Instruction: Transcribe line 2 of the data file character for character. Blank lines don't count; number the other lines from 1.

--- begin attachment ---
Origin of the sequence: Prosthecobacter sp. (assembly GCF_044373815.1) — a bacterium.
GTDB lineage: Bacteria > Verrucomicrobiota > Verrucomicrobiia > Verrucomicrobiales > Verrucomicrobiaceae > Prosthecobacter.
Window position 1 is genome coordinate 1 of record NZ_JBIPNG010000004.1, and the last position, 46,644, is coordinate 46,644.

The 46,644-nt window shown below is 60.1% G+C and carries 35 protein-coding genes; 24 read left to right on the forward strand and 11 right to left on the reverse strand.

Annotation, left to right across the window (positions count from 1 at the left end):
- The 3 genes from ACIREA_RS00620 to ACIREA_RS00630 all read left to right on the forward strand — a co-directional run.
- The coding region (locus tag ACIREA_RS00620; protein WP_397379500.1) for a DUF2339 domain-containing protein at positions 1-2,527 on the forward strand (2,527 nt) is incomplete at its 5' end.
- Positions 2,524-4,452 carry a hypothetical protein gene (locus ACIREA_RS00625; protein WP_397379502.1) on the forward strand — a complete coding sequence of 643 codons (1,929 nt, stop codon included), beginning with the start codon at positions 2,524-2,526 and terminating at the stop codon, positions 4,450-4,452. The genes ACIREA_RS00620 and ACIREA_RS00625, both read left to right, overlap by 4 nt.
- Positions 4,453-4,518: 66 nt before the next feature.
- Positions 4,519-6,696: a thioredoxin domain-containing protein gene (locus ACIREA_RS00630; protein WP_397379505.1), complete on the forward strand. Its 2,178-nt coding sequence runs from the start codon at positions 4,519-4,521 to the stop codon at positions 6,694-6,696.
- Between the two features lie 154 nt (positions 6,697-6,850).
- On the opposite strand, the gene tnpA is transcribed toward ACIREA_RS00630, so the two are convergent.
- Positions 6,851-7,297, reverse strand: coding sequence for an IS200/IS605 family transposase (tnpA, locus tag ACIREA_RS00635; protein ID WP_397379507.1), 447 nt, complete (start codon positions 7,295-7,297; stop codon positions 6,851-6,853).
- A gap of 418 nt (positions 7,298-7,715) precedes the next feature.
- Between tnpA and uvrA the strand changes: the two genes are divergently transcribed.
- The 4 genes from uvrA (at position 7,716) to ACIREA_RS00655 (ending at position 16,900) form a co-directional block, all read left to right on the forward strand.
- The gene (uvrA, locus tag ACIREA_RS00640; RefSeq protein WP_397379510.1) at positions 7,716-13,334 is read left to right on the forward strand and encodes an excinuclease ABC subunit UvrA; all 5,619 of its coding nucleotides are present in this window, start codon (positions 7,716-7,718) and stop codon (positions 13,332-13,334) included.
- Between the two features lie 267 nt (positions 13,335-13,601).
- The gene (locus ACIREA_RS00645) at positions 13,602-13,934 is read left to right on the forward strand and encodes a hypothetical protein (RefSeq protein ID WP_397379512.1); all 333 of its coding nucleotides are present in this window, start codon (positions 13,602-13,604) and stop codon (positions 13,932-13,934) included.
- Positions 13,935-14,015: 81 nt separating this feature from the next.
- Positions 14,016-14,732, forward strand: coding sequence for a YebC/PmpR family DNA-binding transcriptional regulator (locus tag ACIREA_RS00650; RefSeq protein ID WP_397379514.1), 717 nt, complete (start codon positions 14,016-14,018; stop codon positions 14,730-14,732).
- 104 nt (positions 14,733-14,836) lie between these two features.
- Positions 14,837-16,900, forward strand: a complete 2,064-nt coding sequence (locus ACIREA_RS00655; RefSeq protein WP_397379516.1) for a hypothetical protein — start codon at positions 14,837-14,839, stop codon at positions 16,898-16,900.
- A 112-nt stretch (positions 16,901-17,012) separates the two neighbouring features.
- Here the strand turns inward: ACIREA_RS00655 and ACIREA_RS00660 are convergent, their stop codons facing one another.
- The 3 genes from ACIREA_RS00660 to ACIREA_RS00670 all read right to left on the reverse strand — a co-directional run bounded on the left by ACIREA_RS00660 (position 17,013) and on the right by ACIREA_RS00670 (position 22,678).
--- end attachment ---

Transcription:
GTDB lineage: Bacteria > Verrucomicrobiota > Verrucomicrobiia > Verrucomicrobiales > Verrucomicrobiaceae > Prosthecobacter.